The buyers and sellers of futures can be classified as hedgers or speculators. Hedgers use futures to minimize risk, like the farmers who use futures to guarantee a price for their product, or a miller who wants a set price for grain when it is harvested. Futures can also be used to hedge investment portfolios. Thus, futures is a significant means of price risk transfer—transferring price risk to someone with an opposite risk, or to a speculator who is willing to accept risk to make a profit.
Speculators use futures to make a profit, by buying low and selling high (not necessarily in that order). The speculator has no intention of making or taking delivery. A speculator is making a bet on the future price of a commodity. If he thinks the price of the commodity will drop, he takes a short position by selling a futures contract. If he thinks that the price of the commodity will increase, then he takes a long position by buying a futures contract. Later, he will close out his position by offsetting the contract. If he sold short, he will buy back the contract, and if he bought long, then he will sell the contract.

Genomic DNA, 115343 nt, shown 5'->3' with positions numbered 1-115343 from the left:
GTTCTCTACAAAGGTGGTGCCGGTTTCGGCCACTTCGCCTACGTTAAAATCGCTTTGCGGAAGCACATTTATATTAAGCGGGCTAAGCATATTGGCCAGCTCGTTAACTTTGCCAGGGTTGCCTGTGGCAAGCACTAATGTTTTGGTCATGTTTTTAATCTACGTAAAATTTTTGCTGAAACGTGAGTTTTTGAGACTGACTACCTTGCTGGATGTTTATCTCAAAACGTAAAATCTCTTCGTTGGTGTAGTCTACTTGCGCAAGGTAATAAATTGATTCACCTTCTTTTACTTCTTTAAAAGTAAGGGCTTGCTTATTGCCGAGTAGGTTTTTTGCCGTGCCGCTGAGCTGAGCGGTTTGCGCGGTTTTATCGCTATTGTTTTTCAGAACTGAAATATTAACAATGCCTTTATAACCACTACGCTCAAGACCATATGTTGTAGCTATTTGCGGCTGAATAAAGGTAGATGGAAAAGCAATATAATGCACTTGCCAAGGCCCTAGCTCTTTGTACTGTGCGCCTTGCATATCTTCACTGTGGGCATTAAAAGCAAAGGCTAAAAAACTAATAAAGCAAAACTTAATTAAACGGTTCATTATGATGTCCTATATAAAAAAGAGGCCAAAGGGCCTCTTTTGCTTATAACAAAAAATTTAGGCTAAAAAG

The buying and selling of futures contracts is a zero sum gain, because it is basically a contract between 2 traders. It is not an investment in a company that creates wealth, where every shareholder can win—or lose. If the short side profits, the long side loses an equal amount, and vice versa.
The number of assets on which futures are based has greatly increased. In fact, most futures contracts today are financial futures, which have nothing to do with farming or agricultural products, and futures continue to expand in diversity.